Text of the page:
St. Clair County Chief Judge John Baricevic said Wednesday that the way to restore the public's confidence in the judiciary in the wake of a courthouse drug scandal is for the judges to do their jobs.
Baricevic responded in an interview with the BND after he addressed the Belleville Chamber of Commerce's monthly Issues & Eggs event at the National Shrine of Our Lady of the Snows.
"We do our jobs. We get there in the morning and respond to the needs of the citizens," Baricevic said after the breakfast. "Our opportunity to interact is in the courtroom."
Baricevic did not mention the scandal during his speech. No one asked him about it when he opened the floor for questions.
Former Circuit Judge Mike Cook was arrested May 22 outside a Belleville home. Cook was charged in federal court with possession of heroin and being a user of a controlled substance in possession of a firearm. Cook is in a drug rehabilitation facility and the charges are pending. He has surrendered his law license.
Former St. Clair County probation officer James Fogarty also faces drug charges after he told an FBI investigator that he used cocaine with Cook and Joe Christ, a longtime St. Clair County prosecutor who was appointed an associate judge shortly before his death. Christ died as a result of a cocaine overdose at Cook's hunting cabin in Pike County in central Illinois, according to a coroner's report.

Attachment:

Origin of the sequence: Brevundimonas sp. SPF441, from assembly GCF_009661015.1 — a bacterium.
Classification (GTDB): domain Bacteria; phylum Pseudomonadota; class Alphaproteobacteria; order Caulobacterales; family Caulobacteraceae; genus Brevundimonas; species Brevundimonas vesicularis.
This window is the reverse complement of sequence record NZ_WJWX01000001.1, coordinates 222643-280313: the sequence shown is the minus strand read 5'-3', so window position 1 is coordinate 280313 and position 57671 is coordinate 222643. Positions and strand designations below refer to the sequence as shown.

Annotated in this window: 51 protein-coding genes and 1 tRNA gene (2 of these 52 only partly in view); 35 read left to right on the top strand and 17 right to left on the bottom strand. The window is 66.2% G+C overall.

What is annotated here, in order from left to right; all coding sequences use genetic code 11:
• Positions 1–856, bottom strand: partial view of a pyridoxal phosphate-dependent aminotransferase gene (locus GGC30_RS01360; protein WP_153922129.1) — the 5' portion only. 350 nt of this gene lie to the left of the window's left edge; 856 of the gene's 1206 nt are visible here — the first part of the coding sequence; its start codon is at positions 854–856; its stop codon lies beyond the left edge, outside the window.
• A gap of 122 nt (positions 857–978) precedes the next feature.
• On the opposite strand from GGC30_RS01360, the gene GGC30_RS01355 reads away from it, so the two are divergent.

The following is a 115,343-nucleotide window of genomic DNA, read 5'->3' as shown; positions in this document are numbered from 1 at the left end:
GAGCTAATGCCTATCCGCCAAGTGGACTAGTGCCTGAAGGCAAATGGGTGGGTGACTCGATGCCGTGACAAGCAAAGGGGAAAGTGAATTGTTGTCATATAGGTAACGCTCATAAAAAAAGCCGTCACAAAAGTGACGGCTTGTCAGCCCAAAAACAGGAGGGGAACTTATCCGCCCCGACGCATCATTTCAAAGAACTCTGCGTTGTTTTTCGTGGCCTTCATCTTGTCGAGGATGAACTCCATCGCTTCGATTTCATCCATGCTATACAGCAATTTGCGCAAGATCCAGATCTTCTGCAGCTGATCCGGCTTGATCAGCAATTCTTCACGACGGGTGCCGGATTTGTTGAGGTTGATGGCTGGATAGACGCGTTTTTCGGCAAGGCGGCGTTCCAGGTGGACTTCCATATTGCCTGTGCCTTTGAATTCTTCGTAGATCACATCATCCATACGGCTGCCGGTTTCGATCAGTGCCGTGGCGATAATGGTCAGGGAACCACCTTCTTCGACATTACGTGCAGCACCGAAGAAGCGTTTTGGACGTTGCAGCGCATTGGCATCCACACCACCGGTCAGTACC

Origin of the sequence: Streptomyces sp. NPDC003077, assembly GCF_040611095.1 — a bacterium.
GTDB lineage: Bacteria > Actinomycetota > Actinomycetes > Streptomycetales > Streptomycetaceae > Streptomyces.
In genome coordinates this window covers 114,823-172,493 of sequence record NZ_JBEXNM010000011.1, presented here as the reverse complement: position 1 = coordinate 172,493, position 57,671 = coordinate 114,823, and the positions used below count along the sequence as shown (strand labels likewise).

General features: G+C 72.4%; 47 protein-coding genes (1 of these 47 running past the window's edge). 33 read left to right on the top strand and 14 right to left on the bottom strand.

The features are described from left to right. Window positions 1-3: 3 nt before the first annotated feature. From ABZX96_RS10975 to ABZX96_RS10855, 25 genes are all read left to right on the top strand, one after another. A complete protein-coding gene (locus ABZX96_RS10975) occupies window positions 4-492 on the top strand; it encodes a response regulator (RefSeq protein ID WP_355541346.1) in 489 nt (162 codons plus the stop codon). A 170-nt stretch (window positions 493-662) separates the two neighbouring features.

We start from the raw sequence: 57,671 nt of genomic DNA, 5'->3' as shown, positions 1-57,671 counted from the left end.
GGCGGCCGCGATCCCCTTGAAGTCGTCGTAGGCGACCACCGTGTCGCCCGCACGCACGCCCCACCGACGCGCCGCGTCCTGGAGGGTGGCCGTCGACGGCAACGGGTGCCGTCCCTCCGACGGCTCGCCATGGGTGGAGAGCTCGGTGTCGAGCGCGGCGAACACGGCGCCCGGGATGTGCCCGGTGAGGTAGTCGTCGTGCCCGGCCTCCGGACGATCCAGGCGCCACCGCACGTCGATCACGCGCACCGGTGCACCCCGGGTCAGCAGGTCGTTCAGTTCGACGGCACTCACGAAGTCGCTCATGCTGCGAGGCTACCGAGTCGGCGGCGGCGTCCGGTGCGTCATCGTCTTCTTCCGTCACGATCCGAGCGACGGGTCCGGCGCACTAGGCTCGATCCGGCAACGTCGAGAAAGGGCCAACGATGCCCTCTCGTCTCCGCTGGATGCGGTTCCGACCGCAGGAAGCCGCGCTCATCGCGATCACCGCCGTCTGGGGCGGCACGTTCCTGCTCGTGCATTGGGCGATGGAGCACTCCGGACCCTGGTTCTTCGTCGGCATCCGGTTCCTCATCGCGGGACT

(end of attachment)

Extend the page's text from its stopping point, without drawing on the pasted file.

Federal drug charges against Fogarty also are pending.
Circuit Judges Zina Cruse, Robert Haida, Andrew Gleeson, Vincent Lopinot and associate judges Randy Kelley, Heinz Rudolf, Ellen Dauber, Julie Katz and Walter Brandon attended the breakfast.
Baricevic told the chamber members that judges most often see people who are unhappy to be in court, whether in a misdemeanor or traffic case, divorce or custody matter or a litigant in a civil suit.
Baricevic pointed to tightening state and county budgets leading to reductions in staff and stretched services.
But the judiciary continues to try to address needs by courtroom renovations that allow the courtrooms to be handicapped accessible and implement more technology.
The court also created drug court, veterans court and mental health court to offer more chances at rehabilitation and a reduction in incarceration and the resulting costs, Baricevic said.
Arbitration is reducing caseloads and cutting costs for litigants, Baricevic said.
The county is moving toward electronic filing of documents to save storage space, add public access to court documents and save litigants legal fees.
Baricevic said the judiciary and the county also are trying to facilitate the return of the Illinois Workers' Compensation Commission hearing to the courthouse in Belleville. The hearings were moved to Collinsville after the arbitrator who presided over the Belleville docket, Jennifer Teague, resigned in the wake of a scandal over access to a high-profile workers' compensation case and her handling of her own workers' comp case. She is now known as Jennifer Carril.
"Right now, it's not an absolute. All the details are worked out," Baricevic said. "We just need the governor's office to make a decision."
Baricevic ended by addressing judicial discipline, which he noted was handled by the Illinois Judicial Inquiry Board.
He urged attendees to "be good citizens" and if they see something they think is inappropriate to report it either to him or to the Judicial Inquiry Board. He added that when citizens are involved in the judicial process, they become the conscience of the community.
"You are the eyes and souls of the community," he said.
Contact reporter Beth Hundsdorfer at firstname.lastname@example.org or 618-239-2570.